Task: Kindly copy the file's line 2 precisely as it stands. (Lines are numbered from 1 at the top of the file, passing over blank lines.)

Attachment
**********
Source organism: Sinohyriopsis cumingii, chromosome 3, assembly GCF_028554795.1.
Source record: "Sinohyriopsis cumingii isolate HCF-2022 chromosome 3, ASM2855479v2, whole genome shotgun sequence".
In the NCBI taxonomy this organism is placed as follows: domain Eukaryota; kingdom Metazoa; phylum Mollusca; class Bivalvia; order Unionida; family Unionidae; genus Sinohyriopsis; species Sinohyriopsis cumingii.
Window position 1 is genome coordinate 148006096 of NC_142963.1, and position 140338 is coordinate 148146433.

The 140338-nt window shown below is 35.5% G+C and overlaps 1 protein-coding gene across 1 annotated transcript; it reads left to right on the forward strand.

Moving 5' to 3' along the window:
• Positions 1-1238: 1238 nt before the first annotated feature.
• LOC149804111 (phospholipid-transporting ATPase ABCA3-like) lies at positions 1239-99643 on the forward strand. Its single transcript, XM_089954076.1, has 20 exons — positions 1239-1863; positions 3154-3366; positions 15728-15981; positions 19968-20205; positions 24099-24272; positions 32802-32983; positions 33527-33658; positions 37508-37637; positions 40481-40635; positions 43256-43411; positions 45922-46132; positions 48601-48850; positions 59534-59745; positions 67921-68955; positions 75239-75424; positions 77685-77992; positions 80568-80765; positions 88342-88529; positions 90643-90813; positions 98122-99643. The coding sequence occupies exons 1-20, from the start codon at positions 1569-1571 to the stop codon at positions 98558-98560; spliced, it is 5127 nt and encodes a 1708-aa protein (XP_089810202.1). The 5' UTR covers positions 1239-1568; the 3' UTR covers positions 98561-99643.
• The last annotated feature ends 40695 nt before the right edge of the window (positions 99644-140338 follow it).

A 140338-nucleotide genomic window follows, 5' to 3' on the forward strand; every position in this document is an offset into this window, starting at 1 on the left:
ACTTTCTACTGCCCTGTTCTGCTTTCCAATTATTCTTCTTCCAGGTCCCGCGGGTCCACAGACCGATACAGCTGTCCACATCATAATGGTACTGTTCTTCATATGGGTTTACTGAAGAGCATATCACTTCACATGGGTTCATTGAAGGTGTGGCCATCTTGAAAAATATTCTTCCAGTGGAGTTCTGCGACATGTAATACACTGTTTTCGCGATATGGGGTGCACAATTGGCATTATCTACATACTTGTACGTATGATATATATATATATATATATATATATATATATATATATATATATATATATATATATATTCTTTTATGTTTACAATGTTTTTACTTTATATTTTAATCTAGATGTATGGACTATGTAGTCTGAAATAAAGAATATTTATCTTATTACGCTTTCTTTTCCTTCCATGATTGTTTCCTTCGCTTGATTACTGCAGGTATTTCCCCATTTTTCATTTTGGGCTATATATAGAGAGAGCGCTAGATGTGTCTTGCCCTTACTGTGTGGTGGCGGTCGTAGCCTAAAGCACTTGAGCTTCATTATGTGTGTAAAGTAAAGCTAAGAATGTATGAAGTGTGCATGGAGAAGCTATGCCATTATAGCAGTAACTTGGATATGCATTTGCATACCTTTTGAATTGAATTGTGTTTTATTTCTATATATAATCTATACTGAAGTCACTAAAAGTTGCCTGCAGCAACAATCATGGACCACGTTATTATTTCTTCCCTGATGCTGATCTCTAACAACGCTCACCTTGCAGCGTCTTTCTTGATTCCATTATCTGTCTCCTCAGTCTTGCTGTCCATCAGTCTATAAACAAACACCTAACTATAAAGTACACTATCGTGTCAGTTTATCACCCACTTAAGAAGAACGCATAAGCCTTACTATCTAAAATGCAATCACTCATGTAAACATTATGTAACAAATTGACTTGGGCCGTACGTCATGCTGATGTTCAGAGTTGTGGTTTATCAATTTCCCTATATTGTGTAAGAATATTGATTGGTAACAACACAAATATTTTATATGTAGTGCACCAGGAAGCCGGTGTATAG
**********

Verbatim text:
Source record: "Sinohyriopsis cumingii isolate HCF-2022 chromosome 3, ASM2855479v2, whole genome shotgun sequence".